The 17 April meeting of Opec and Russian oil ministers in Doha, Qatar ended without the long-awaited agreement to freeze crude oil output.
Apparently Saudi Arabia, by far the largest oil producer inOpec, refused to agree to freeze oil production volumes without cooperation from its regional political foe, Iran.
Unsurprisingly, the oil price has fallen back on this non-agreement announcement. But so far, at over $42 per barrel, the benchmark Brent crude oil price remains around 40% above its mid-January low of under $30 (Chart 1).
End of the road for oil companies? Don't be so quick
Many analysts have predicted that this is now the end of the road for the current rally in oil prices. But I would not be so sure. Yes, in the very short-term this will no doubt dampen investors' enthusiasm for the black gold. But we should perhaps also take account of a number of key facts.
1. World oil supply is already falling even without an agreement
Over the first quarter of this year, global daily oil supply was some 96.35m barrels of oil per day. This is nearly 1m barrels below the Q4 2015 average of 97.23m barrels per day. So oil supply is already falling.
This decline is largely due to falls in production outside the Opec nations, most notable from lower onshore shale oil production in the US as lower oil prices have forced oil companies to cut back on investment on new oil wells.
Even without a freeze in oil production by the Opec nations, global oil production should continue to fall further, as it is still simply not economical in most countries to drill new oil wells at the current $40-odd oil price.
2. Even Opec oil production fell in March
Interestingly, even without an agreement on freezing oil production, Opec oil production actually fell by 90,000 barrels per day in March as interruptions to oil production in Nigeria, the United Arab Emirates and Iraq more than offset increases from Iran (post-sanctions).
3. Global oil demand is still growing
Yes, demand for the black stuff is not growing this year as fast as in 2015 (when oil demand grew by 1.8m barrels per day), but it is still growing by an estimated 1.2m barrels per day over this year.
Remember, emerging economies like China and India are still becoming more middle-class, and thus buying more cars and consuming more petrol as a result. Even with the increasing acceptance of electric vehicles, the vast majority of cars and trucks bought today are still powered by petrol or diesel.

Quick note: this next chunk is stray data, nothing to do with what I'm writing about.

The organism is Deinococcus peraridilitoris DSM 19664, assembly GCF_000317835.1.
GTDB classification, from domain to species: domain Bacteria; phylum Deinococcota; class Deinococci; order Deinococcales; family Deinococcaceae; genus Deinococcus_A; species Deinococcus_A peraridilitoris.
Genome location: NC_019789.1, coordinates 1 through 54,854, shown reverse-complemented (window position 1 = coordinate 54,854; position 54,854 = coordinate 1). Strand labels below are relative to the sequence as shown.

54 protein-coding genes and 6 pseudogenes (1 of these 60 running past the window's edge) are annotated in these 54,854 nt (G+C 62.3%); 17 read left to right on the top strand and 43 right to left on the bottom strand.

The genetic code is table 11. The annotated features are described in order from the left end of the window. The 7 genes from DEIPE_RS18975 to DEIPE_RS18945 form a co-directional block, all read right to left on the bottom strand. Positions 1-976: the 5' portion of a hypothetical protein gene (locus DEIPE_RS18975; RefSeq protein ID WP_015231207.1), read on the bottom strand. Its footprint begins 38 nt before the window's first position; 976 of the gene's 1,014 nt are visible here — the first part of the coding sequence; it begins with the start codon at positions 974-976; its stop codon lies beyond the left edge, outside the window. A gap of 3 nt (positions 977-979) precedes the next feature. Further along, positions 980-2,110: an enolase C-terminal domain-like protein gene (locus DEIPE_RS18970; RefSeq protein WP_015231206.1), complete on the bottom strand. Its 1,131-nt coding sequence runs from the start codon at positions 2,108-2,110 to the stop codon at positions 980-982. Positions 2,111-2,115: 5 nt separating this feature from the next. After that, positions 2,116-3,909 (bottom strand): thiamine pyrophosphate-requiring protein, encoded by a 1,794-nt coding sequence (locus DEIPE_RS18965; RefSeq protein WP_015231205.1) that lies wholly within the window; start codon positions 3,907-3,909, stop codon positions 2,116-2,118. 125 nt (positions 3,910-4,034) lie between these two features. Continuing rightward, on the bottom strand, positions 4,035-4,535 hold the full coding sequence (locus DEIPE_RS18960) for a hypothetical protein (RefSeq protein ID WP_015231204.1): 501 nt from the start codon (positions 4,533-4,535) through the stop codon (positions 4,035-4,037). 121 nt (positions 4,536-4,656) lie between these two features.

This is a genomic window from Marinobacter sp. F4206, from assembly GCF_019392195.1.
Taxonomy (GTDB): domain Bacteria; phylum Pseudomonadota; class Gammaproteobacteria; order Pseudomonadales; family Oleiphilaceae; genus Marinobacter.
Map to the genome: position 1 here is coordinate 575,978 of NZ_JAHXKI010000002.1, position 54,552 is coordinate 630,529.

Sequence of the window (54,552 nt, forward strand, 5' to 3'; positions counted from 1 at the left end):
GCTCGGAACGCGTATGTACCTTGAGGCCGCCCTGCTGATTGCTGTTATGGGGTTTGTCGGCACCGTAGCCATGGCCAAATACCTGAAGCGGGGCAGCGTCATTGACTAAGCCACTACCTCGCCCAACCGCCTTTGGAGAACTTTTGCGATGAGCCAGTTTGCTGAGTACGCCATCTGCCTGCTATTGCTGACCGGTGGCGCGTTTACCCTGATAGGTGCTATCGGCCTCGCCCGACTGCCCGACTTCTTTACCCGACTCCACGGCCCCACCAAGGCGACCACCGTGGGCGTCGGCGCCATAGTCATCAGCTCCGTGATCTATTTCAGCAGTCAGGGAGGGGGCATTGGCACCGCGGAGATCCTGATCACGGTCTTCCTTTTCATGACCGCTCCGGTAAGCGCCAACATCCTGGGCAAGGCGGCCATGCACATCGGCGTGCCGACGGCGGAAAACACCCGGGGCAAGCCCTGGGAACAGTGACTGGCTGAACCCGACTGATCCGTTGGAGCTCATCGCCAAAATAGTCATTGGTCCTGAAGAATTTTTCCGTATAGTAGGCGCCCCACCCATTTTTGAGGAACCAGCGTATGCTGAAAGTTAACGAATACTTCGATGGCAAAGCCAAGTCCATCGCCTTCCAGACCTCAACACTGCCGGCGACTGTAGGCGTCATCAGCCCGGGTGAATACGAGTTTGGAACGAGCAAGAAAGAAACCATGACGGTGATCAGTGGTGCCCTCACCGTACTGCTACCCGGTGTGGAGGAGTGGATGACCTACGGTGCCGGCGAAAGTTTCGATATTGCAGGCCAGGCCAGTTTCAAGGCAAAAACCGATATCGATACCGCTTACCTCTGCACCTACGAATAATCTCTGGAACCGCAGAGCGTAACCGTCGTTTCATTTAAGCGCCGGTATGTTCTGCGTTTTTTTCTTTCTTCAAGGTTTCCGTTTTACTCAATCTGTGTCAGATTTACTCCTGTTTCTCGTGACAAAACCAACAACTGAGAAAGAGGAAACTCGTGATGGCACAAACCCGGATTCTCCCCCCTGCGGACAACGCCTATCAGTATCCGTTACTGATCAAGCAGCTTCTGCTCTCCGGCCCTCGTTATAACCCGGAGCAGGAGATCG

All of which means that according to the International Energy Agency (IEA), the world oil market should see global supply and demand back in balance by the end of this year.
My personal suspicion is that the IEA may even be underestimating the speed of decline in US onshore shale oil production, and so this balance might be reached even sooner.
And there is still a decent chance that Russia and the Opec nations may still reach an agreement to freeze their oil production in the next couple of months, as they are all fairly desperate to see higher oil prices, and thus higher oil revenues flowing into their state coffers.
Buying opportunity coming in oil companies?
As the oil price falls back on this news, so do the share prices of UK-listed oil companies like BP and Royal Dutch Shell.
European oil companies have risen on average 18% from the mid-February lows (Chart 4), but remain 22% off their mid-2015 highs.
The UK-listed oil giants BP and Royal Dutch Shell have been part of this share price recovery, but remain cheap in valuation terms versus the FTSE 100 index.
As Table 5 shows, both BP and Shell offer an annual income from dividends of over 7% per year (Dividend Yield), and also remain cheap relative to the accounting value of their assets (with Price/Book valuations of under 1).
Any further rise in oil prices over the remainder of this year could help not only oil producers like BP and Shell, but could also be better news for oil service companies, who provide all manner of services to these oil majors.
Bottom line: Any fall in oil company share prices on the back of this weekend's Doha news could be a good buying opportunity.
Investors may wish to look at both Royal Dutch Shell (RDSA) and Amec Foster Wheeler (AMFW) in closer detail to benefit from any long-term improvement in oil prices.